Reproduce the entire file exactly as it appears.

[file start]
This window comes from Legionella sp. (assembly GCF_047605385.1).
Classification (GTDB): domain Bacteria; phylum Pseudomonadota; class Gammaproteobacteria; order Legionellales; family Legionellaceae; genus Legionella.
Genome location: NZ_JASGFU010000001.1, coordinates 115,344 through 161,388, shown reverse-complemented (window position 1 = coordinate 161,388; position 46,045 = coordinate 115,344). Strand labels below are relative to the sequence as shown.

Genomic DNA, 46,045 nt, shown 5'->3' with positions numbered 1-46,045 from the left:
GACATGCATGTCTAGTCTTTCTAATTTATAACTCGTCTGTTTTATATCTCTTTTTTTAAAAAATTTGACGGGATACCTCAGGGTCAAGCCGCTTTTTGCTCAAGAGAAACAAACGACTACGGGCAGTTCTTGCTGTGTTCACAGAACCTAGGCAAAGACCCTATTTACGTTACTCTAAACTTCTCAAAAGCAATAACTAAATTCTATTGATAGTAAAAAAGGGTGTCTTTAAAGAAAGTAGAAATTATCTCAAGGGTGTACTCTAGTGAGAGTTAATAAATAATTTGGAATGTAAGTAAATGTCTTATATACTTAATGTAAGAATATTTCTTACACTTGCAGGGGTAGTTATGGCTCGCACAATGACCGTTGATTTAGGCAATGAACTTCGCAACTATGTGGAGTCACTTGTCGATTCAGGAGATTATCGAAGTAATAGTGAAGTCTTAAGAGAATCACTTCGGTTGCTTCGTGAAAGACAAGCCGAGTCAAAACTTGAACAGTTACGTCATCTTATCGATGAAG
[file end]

This window comes from Legionella sp. (assembly GCF_047605385.1).
Classification (GTDB): domain Bacteria; phylum Pseudomonadota; class Gammaproteobacteria; order Legionellales; family Legionellaceae; genus Legionella.
Genome location: NZ_JASGFU010000001.1, coordinates 115,344 through 161,388, shown reverse-complemented (window position 1 = coordinate 161,388; position 46,045 = coordinate 115,344). Strand labels below are relative to the sequence as shown.

Genomic DNA, 46,045 nt, shown 5'->3' with positions numbered 1-46,045 from the left:
GACATGCATGTCTAGTCTTTCTAATTTATAACTCGTCTGTTTTATATCTCTTTTTTTAAAAAATTTGACGGGATACCTCAGGGTCAAGCCGCTTTTTGCTCAAGAGAAACAAACGACTACGGGCAGTTCTTGCTGTGTTCACAGAACCTAGGCAAAGACCCTATTTACGTTACTCTAAACTTCTCAAAAGCAATAACTAAATTCTATTGATAGTAAAAAAGGGTGTCTTTAAAGAAAGTAGAAATTATCTCAAGGGTGTACTCTAGTGAGAGTTAATAAATAATTTGGAATGTAAGTAAATGTCTTATATACTTAATGTAAGAATATTTCTTACACTTGCAGGGGTAGTTATGGCTCGCACAATGACCGTTGATTTAGGCAATGAACTTCGCAACTATGTGGAGTCACTTGTCGATTCAGGAGATTATCGAAGTAATAGTGAAGTCTTAAGAGAATCACTTCGGTTGCTTCGTGAAAGACAAGCCGAGTCAAAACTTGAACAGTTACGTCATCTTATCGATGAAG